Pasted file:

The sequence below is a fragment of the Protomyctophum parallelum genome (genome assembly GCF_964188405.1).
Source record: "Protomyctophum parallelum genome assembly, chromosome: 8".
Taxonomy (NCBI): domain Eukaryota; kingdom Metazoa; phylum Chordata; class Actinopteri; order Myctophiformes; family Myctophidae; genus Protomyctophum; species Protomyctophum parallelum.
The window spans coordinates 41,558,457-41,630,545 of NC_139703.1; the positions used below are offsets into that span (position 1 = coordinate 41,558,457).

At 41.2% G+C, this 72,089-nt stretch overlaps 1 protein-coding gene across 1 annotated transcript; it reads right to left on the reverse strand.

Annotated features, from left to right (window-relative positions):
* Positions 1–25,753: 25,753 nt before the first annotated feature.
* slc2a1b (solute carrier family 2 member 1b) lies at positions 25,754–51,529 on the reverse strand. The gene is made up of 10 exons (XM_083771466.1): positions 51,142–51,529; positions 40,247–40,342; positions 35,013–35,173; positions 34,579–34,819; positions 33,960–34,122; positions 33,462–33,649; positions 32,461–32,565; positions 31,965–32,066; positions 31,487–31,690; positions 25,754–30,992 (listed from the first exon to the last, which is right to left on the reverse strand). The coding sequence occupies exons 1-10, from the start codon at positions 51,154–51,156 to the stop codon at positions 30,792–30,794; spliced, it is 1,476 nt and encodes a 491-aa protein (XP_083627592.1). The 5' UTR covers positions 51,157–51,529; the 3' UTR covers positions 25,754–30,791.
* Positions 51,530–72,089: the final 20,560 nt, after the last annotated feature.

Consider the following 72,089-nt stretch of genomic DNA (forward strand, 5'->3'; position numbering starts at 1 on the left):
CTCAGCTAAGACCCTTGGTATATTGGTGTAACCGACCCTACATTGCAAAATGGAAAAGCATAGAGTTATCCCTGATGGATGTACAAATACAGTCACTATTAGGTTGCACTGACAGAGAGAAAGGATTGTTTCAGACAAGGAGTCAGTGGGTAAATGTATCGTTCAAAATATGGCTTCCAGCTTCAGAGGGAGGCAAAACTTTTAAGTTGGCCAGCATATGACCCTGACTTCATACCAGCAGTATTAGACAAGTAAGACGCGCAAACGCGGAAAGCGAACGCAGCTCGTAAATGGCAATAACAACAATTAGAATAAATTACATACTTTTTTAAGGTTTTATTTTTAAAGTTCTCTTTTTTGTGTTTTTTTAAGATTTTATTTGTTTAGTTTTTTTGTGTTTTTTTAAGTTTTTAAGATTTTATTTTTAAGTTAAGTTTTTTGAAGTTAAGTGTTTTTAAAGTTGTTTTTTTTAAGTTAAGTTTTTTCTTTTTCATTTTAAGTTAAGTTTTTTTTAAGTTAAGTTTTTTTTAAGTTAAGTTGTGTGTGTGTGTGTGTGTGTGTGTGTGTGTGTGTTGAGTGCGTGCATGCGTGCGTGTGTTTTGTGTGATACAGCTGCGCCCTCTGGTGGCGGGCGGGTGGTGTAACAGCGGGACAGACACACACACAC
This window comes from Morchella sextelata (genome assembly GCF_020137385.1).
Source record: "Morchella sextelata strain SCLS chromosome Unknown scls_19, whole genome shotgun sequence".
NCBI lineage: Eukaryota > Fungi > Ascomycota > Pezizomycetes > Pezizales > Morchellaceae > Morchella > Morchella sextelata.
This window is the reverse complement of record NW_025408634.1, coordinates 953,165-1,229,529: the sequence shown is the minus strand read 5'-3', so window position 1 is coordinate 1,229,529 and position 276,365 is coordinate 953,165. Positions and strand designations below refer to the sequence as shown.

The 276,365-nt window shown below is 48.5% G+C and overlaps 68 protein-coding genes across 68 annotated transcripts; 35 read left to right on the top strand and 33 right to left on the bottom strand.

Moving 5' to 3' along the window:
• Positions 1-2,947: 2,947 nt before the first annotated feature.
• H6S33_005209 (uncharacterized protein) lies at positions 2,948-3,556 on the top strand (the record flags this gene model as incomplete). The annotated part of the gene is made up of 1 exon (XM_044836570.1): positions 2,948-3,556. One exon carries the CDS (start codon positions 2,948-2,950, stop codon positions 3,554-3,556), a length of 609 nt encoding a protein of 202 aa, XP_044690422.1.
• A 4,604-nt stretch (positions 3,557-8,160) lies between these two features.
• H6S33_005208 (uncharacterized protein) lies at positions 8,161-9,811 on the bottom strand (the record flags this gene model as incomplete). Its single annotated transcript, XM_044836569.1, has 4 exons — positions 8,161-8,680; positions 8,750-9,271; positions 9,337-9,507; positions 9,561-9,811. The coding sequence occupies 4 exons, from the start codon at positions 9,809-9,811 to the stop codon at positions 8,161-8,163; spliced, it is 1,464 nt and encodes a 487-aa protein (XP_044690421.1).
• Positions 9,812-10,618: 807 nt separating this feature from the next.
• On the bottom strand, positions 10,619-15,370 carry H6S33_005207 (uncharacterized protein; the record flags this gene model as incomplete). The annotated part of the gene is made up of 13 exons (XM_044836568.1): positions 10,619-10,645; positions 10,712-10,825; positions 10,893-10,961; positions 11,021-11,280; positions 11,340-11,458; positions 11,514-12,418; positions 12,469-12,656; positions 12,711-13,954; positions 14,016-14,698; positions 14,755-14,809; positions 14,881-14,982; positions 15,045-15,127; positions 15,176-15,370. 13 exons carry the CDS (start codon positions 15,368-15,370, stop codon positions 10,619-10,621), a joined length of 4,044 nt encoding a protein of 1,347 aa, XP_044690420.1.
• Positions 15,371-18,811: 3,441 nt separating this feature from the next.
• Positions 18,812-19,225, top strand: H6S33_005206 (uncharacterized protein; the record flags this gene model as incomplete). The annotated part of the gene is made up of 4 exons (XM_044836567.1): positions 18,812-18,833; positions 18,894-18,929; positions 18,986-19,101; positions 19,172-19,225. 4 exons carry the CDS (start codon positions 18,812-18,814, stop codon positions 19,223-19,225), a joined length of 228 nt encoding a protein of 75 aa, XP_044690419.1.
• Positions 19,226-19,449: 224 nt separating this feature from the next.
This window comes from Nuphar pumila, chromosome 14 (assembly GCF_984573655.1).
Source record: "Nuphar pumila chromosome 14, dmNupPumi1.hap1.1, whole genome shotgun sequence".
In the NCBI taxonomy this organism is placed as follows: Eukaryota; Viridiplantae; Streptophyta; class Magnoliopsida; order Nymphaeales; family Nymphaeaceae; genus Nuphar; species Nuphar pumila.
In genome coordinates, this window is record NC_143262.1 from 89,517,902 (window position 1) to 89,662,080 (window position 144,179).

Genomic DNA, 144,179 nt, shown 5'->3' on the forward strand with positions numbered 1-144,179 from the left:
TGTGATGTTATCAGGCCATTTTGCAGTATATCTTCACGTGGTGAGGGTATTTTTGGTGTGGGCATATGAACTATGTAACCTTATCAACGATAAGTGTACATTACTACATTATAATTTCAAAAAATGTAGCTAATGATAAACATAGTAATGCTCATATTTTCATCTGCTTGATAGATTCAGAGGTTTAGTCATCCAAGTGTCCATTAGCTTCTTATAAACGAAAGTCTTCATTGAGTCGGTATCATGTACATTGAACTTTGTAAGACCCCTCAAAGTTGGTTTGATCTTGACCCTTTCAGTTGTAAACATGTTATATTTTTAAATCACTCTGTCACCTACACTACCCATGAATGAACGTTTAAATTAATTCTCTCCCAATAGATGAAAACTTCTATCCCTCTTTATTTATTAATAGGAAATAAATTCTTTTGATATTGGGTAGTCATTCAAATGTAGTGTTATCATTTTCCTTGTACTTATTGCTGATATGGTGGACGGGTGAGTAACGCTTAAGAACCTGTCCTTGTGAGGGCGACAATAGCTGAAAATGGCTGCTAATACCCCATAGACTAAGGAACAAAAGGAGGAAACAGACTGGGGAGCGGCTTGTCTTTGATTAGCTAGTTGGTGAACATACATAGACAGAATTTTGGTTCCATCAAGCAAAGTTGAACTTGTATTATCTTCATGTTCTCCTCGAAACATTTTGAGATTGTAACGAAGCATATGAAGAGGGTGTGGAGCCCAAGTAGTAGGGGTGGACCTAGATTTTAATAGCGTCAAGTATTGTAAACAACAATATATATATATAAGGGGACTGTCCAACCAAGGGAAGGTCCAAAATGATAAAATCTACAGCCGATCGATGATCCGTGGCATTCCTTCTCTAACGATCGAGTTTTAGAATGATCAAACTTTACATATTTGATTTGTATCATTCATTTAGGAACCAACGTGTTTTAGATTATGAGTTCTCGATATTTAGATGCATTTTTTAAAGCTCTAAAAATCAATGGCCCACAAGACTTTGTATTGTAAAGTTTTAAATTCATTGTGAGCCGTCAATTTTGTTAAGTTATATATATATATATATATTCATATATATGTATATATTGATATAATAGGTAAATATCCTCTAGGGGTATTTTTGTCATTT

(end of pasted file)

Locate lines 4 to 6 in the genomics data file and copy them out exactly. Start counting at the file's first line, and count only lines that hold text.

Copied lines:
The window spans coordinates 41,558,457-41,630,545 of NC_139703.1; the positions used below are offsets into that span (position 1 = coordinate 41,558,457).

At 41.2% G+C, this 72,089-nt stretch overlaps 1 protein-coding gene across 1 annotated transcript; it reads right to left on the reverse strand.

Annotated features, from left to right (window-relative positions):